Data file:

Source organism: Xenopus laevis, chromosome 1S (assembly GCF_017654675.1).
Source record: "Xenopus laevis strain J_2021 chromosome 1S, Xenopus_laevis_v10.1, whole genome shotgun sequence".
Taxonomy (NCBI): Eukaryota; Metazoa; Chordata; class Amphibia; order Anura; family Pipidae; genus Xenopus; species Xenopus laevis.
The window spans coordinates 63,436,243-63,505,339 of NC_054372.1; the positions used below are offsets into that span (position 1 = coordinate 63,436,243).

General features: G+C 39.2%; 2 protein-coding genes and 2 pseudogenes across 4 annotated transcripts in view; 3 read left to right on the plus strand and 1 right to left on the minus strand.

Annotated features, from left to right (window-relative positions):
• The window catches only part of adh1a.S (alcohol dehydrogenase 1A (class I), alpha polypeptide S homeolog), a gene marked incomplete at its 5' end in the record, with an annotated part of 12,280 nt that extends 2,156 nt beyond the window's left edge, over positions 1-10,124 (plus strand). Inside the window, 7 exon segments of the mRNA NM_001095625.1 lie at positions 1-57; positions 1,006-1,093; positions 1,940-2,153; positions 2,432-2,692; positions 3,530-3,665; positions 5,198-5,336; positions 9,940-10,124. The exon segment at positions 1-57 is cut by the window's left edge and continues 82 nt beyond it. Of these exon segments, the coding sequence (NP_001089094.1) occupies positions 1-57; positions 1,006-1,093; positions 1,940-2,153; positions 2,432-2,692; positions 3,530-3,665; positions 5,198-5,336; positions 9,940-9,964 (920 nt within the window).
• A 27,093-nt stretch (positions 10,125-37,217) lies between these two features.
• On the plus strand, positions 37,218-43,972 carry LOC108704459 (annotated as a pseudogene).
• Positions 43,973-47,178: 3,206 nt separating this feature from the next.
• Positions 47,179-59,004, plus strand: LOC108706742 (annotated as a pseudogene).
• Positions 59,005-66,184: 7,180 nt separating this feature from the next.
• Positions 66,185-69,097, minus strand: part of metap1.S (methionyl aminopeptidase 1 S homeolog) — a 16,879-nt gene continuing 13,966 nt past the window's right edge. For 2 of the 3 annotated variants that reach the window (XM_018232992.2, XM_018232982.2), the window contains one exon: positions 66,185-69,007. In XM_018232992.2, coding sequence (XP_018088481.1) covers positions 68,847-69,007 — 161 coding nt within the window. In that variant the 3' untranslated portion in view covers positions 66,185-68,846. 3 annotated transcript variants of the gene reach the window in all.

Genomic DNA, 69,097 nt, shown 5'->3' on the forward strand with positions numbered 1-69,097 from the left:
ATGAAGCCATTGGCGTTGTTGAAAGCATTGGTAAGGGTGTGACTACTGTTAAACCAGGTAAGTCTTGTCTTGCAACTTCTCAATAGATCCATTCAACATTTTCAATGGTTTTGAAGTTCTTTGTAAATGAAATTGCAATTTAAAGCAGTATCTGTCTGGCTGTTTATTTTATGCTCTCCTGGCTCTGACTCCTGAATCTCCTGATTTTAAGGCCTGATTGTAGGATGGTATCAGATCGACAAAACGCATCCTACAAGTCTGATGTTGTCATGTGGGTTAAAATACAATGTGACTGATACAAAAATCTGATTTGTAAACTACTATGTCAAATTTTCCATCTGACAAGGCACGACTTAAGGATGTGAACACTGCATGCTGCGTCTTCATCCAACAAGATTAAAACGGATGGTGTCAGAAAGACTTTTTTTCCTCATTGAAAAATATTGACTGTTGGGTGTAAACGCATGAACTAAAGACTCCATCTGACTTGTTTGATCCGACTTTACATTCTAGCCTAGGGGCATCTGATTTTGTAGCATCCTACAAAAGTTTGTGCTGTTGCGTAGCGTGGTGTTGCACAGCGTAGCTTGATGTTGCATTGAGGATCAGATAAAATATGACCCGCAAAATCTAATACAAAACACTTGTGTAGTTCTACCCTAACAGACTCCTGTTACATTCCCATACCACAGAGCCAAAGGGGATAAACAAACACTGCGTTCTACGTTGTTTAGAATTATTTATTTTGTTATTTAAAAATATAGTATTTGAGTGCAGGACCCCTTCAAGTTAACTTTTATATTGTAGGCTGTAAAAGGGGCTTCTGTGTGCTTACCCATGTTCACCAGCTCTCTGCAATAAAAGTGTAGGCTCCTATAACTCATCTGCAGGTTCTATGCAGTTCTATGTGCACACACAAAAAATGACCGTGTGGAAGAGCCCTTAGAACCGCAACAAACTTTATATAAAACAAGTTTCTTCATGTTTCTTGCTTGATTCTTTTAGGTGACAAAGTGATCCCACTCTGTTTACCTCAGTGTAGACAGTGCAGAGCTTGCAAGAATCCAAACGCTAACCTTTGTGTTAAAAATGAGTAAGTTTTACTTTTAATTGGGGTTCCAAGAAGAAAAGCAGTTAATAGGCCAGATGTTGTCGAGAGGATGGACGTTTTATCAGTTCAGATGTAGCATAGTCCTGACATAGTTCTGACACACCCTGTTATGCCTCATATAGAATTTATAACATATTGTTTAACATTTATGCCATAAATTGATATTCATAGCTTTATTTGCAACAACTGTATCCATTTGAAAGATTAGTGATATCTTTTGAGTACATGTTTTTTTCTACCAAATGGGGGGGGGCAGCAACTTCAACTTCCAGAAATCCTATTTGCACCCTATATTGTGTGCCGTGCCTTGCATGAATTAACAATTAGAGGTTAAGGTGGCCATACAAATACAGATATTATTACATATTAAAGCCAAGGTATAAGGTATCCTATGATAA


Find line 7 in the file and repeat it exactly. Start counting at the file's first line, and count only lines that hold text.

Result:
• The window catches only part of adh1a.S (alcohol dehydrogenase 1A (class I), alpha polypeptide S homeolog), a gene marked incomplete at its 5' end in the record, with an annotated part of 12,280 nt that extends 2,156 nt beyond the window's left edge, over positions 1-10,124 (plus strand). Inside the window, 7 exon segments of the mRNA NM_001095625.1 lie at positions 1-57; positions 1,006-1,093; positions 1,940-2,153; positions 2,432-2,692; positions 3,530-3,665; positions 5,198-5,336; positions 9,940-10,124. The exon segment at positions 1-57 is cut by the window's left edge and continues 82 nt beyond it. Of these exon segments, the coding sequence (NP_001089094.1) occupies positions 1-57; positions 1,006-1,093; positions 1,940-2,153; positions 2,432-2,692; positions 3,530-3,665; positions 5,198-5,336; positions 9,940-9,964 (920 nt within the window).